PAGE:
The Question of Aging Infrastructure
Are aging field assets an urgent crisis, or a manageable long-term maintenance challenge?
Is aging infrastructure an imminent problem that is bearing down on the U.S. utilities industry? Or is it a minor challenge to be addressed over a long period of time, on a pole-by-pole basis? The answer depends on who you ask.
Respondents to the Utility Drive 2016 State of the Electric Utility survey named an aging infrastructure as the third most pressing challenge for their business. However, industry insider and veteran utility consultant Lee Willis say that there is “no sudden crisis looming in the future.” Willis considers aging infrastructure to be a “manageable problem” and insists that “utilities that steadily and systematically identify, then refurbish or replace problem equipment -- regardless of age -- will find a financially sustainable path.”
We tend to agree with Willis. At Alden, we see our utility partners and clients addressing aging infrastructure on an as-needed basis, often using a risk-management approach. Comprehensive replacements would be too costly and may be unnecessary. While poles typically have a life expectancy of 30 years, many poles can continue to be reliable and strong for much longer depending upon the climate where they are placed.
What’s Wrong with the Typical 10-Year Cyclical Inspection?
A standard approach to field asset maintenance is the tried and true 10-year cyclical inspection. This program inspects and services 10 percent of a company’s field assets within a 10-year period, looking for rot, damage, over-loading, or other issues. At that time, the company conducts repairs or replaces the entire pole.
There are several reasons why the common 10 year cyclical inspection is no longer an ideal maintenance approach. The two most pressing issues are:
- Excessive pole loading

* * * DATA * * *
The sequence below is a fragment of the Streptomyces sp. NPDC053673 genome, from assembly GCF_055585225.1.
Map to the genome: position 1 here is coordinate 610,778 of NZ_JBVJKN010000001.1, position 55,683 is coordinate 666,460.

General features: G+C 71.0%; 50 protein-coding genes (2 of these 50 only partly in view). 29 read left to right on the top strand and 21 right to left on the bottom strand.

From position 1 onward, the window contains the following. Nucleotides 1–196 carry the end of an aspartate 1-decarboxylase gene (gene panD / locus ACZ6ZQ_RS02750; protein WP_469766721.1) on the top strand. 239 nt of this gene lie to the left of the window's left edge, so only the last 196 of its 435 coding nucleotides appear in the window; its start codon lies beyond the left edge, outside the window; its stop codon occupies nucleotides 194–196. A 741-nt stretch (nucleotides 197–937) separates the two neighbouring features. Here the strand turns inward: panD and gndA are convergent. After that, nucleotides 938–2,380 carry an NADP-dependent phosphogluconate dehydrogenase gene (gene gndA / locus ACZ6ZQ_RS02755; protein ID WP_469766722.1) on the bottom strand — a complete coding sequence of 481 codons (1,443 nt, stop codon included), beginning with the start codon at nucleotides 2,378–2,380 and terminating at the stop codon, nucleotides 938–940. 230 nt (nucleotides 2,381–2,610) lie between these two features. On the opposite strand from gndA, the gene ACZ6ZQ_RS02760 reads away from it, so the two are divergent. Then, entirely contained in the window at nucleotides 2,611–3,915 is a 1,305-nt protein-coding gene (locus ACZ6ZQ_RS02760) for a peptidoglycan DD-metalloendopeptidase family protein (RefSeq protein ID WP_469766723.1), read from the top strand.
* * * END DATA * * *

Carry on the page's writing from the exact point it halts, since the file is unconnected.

Fiber and broadband services are fast becoming the norm and consumers are demanding more bandwidth to connect tech devices. As technology advances, leading to more and more attachers, the loads on poles increase to unsafe levels. Consequently, pole loading is driving infrastructure problems, not necessarily related to aging.
- Inaccurate field asset data
One major issue is reconciliation of pole data to properly identify asset ownership. This problem dates back to divestiture and the parity agreements that have been disengaged, causing legal battles and inaccuracies in legacy pole records for both owners and attachers.
An alternative approach to the preventative 10-year cyclical inspection may be a more predictive system for managing field asset maintenance and replacement. But how would this differ from the standard preventive maintenance approach?
Preventive Maintenance vs. Predictive Analysis
Currently, many field asset owners, especially in the U.S., rely on preventive maintenance to manage infrastructure. With this approach, maintenance plans are scheduled based on age, events or other predetermined characteristics. Field assets are serviced or replaced based on their expected failure dates (determined by age and expected breakdown rates of similar equipment). The downside of preventive maintenance is that it may not accurately reflect the actual usage and real-time condition of the equipment. This could lead to unnecessary maintenance.
Alternately, predictive maintenance (more common among European utilities and field asset owners) is based on the actual condition of their field asset. This approach predicts failures before they occur with enough time for the asset owner to deliver the needed repair or replacement before failure occurs.
How Can Utilities Transition from Preventive to Predictive Maintenance?
An aging infrastructure system isn’t necessarily bad. Older poles can still be strong and reliable. The key to managing future repair and replacement needs to is integrate the software and sensor tools that allow asset owners to accurately assess the current conditions of an asset (rather than relying on standard age-based maintenance schedules).
Have you considered that your field assets could become something more than an expense? Infrastructure management does not need to be a drain on your business, a necessary evil, or only the means to an end (to deliver your core product). It can be a net positive. Download our ebook for strategies to help you:
- Restructure asset management to maximize revenue generation
- Market available space
- Use digital tools to optimize systems and ROI
- Create new revenue streams
Download the ebook now: “Your Guide to Profitable and Efficient Infrastructure Asset Management”